“This knowledge has very practical implications for clinical care because I now have definitive data that tells me I should consider whether my patients have left or right-sided colon cancers when determining the treatments that will provide the best possible outcomes,” adds Goldberg. “It also really drives home the message that colon cancers are not all the same. They are genetically programmed by different driving mutations, which will translate into more targeted therapies based on both location and a better understanding of these genetic drivers.”
While the original trial found no significant advantage in overall or progression-free survival in patients treated with bevacizumab or cetuximab when the data derived from all patients were pooled, this analysis suggests that the relative effectiveness of cetuximab and bevacizumab may differ depending on primary tumor location. Researchers are in the process of examining the molecular biology that underlies these findings.
Among patients with right-sided tumors, treatment with bevacizumab was associated with longer survival than that of cetuximab (24.2 months vs. 16.7 months). Conversely, among patients with left-side tumors, treatment with cetuximab was associated with longer overall survival than bevacizumab (36 months vs. 31.4 months).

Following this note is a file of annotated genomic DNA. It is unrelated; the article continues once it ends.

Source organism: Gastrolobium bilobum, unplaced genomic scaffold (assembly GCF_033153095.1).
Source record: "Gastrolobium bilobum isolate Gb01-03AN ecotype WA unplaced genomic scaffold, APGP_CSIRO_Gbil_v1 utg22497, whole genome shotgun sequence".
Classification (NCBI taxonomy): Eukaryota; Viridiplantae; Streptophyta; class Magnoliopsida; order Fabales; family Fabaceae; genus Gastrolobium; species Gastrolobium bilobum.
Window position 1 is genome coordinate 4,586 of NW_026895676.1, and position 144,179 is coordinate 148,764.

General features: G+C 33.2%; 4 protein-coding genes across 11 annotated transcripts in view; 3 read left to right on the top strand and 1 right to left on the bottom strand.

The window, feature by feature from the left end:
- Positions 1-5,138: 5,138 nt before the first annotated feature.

Researchers stress that large, multi-center clinical trials like this one are important because they have the power to potentially uncover results that are not apparent in smaller studies.
This study received funding and support from BMS, Genentech, and Imclone in collaboration with the National Cancer Institute. Goldberg has been a past advisor to BMS and Genentech but not within the past five years.
Colon Cancer Incidence Rates, Importance of Screening
More than 136,000 people are diagnosed with colon and rectal cancer in the United States annually and it is the third most common cancer among both men and women. The disease has a 90 percent survival rate when caught in its earliest stages. African-Americans have the highest incidence and death rates in colon cancer compared with other racial groups.